Two Poems by David James

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Our Pandemic Blues

my friend Jack tells me about
this new syndrome called surge depletion.

it’s like
our human batteries are running low after working so hard to stay
in place due to COVID, economic collapse, an election
that resembles a circus with albino bears riding bikes
through town, promising to give us a piece

of the pie,
lying out of every orifice possible. it’s all i can do
to get out of bed. i’m in a capture-and-release
program but never released. i’m a kite in the sky
with no strings. i’m a yellow mask without a face.

what’s a sane
person to do? grin and bear it? eat more gummies?
camp out for hours in front of a computer and embrace
your digital self? it’s our first pandemic, people. we shouldn’t blame
ourselves for surge depletion and ambiguous loss.

i say wake up,
drink some tea, watch the sun crack open an autumn sky.
hell, buy yourself some down time and forget about the cost.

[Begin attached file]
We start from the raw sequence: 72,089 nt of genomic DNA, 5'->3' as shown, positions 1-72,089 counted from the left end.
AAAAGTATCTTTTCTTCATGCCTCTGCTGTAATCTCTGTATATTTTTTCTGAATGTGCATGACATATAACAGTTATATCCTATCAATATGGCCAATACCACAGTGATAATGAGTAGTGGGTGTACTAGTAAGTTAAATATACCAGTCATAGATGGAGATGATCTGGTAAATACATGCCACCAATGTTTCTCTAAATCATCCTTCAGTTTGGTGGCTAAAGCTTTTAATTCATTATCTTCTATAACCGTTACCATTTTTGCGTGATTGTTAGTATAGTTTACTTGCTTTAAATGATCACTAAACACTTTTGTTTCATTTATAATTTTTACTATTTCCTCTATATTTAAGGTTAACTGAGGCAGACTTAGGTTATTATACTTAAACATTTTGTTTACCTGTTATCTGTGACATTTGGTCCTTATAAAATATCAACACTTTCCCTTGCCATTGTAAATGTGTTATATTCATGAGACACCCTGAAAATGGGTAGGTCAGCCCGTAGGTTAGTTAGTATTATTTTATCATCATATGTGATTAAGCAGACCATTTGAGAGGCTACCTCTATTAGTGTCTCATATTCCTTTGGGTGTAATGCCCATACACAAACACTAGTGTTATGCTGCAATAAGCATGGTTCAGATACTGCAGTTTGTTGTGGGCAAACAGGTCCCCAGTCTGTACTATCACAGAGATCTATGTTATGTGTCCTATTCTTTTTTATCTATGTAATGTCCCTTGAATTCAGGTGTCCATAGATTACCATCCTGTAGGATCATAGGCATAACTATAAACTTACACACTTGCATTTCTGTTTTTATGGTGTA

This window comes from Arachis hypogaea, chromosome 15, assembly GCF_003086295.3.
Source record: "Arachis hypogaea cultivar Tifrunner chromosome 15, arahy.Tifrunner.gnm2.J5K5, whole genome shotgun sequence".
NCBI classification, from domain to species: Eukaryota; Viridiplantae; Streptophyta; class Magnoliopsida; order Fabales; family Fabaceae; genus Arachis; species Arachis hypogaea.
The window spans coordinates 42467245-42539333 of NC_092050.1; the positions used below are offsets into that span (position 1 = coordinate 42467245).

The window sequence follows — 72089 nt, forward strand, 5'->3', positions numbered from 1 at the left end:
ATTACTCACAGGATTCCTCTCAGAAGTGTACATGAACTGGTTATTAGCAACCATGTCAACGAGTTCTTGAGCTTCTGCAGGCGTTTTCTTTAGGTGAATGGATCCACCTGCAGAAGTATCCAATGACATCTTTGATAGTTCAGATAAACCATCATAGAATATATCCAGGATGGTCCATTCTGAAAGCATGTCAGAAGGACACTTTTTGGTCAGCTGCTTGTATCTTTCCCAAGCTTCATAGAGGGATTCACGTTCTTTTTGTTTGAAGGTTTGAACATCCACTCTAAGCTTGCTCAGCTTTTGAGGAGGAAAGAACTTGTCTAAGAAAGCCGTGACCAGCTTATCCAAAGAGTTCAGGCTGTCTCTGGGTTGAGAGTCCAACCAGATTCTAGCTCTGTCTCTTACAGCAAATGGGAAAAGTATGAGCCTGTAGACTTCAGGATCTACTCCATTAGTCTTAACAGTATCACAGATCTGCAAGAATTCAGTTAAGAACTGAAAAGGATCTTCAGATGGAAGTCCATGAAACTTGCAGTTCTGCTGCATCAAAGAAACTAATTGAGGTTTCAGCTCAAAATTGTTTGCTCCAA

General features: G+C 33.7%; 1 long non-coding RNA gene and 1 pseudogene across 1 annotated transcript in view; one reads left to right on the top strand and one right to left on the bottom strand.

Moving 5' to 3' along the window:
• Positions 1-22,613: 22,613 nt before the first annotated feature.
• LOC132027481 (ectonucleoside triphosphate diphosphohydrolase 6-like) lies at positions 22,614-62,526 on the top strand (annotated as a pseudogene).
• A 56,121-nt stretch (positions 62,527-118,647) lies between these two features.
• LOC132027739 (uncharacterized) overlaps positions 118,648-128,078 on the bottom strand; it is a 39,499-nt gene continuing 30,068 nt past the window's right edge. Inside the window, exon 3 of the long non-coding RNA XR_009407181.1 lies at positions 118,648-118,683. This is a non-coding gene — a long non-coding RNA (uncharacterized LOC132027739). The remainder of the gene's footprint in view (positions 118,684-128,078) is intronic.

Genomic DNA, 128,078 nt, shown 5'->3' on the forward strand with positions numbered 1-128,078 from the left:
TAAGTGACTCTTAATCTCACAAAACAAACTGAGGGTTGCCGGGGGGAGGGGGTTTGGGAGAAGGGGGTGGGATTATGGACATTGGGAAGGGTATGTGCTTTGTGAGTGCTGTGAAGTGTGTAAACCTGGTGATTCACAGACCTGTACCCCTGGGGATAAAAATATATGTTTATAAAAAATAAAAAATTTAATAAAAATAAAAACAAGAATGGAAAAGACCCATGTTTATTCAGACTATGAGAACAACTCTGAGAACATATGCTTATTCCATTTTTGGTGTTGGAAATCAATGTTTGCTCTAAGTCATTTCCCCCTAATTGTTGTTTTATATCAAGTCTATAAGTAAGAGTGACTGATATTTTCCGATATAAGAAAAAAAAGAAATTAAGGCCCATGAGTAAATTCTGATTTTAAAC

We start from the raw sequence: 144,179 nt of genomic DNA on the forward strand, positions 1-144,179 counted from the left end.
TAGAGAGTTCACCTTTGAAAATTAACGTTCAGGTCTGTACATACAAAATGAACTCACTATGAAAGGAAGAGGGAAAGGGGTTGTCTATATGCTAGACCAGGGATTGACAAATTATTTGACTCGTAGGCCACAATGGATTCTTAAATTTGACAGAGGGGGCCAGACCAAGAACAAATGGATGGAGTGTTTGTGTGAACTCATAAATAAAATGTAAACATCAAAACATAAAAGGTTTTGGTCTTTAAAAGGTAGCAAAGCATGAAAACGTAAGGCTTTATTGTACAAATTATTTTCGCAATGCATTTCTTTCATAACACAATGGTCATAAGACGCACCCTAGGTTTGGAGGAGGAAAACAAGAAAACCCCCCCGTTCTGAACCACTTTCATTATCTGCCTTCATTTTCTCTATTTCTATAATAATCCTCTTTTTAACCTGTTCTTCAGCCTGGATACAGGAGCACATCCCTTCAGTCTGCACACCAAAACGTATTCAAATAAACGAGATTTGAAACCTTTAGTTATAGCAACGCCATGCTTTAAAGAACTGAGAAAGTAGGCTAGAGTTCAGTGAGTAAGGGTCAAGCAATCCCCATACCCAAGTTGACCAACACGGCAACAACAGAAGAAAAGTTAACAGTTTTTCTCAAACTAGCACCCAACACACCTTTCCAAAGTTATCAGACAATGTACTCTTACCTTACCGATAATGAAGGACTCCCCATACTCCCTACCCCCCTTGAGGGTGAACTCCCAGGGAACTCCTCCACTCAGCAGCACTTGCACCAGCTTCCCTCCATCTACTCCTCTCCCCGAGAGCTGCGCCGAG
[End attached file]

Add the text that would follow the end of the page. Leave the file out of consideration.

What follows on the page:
What We Learn of Faith
for Nick Bozanic

is to trust the heart.
It’s like a trout in the river,
swimming with ease
and confidence, hunkering down
under the fallen tree
to rest.

Sometimes it breaks
the surface, leaping into sunlight,
splashing back
into the water,
gone, quiet, invisible,
but there. Always there.

 

David James has published five books, six chapbooks and has had more than thirty of his one-act plays produced in the U.S. and Ireland. He teaches at Oakland Community College.


Image: Tasnim News Agency, CC BY 4.0 <https://creativecommons.org/licenses/by/4.0>, via Wikimedia Commons

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